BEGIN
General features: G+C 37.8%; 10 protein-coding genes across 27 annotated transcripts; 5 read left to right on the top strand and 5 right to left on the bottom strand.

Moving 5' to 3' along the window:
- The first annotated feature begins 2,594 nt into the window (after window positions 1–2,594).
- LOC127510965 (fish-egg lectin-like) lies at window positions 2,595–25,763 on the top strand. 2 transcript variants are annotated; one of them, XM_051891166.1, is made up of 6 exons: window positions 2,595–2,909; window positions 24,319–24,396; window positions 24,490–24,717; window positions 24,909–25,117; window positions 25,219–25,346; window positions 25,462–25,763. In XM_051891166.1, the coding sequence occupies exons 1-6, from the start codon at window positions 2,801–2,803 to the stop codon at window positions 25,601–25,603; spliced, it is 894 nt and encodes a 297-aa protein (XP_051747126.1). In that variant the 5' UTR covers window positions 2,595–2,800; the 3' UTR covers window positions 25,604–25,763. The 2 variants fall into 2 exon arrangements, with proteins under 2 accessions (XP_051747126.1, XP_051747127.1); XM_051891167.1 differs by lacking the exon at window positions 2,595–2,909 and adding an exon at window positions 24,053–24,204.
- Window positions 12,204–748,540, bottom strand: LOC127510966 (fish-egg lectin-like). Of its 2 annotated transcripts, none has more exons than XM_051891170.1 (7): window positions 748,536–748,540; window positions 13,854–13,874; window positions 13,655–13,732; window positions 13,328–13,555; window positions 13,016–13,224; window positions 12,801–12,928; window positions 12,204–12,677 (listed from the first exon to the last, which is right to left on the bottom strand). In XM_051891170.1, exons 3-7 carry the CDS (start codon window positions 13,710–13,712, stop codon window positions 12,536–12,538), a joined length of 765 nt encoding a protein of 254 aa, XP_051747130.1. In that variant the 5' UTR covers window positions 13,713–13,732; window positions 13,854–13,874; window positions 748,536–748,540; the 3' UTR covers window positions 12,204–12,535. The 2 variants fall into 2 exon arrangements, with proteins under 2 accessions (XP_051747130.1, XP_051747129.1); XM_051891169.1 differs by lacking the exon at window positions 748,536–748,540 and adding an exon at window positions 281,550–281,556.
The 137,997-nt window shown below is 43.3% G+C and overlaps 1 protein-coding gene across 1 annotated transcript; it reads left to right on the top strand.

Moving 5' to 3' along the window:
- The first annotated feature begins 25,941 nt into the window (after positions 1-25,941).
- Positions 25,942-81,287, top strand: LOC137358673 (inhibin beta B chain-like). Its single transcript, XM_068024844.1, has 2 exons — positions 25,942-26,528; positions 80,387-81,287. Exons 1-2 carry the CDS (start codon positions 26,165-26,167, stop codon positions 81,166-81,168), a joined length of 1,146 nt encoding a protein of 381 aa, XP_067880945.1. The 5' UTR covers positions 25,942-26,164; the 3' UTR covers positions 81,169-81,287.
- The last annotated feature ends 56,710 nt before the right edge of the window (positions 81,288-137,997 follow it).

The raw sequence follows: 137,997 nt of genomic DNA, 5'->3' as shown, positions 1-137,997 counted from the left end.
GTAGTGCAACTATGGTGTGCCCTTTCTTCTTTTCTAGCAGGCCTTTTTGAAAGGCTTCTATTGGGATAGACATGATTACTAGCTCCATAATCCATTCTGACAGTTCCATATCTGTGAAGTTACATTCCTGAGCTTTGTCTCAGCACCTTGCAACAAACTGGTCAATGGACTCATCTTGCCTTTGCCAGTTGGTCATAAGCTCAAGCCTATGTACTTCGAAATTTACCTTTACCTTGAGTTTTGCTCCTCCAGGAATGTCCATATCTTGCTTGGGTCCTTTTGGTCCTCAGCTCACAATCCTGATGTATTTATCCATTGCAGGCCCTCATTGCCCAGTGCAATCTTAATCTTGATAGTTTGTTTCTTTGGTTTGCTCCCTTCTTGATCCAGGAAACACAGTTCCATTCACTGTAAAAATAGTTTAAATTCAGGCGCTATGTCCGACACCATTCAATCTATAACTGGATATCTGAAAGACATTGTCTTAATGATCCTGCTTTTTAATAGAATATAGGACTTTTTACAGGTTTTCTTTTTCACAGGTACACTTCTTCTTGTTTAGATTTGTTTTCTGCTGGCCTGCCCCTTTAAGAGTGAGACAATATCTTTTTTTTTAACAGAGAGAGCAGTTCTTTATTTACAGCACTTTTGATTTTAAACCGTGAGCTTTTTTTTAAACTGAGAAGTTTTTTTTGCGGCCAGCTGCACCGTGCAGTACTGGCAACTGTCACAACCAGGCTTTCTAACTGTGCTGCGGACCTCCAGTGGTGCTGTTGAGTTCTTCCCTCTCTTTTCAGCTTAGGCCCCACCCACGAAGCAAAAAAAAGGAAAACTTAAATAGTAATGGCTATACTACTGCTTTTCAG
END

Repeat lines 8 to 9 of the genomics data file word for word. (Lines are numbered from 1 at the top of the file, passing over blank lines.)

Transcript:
- The first annotated feature begins 25,941 nt into the window (after positions 1-25,941).
- Positions 25,942-81,287, top strand: LOC137358673 (inhibin beta B chain-like). Its single transcript, XM_068024844.1, has 2 exons — positions 25,942-26,528; positions 80,387-81,287. Exons 1-2 carry the CDS (start codon positions 26,165-26,167, stop codon positions 81,166-81,168), a joined length of 1,146 nt encoding a protein of 381 aa, XP_067880945.1. The 5' UTR covers positions 25,942-26,164; the 3' UTR covers positions 81,169-81,287.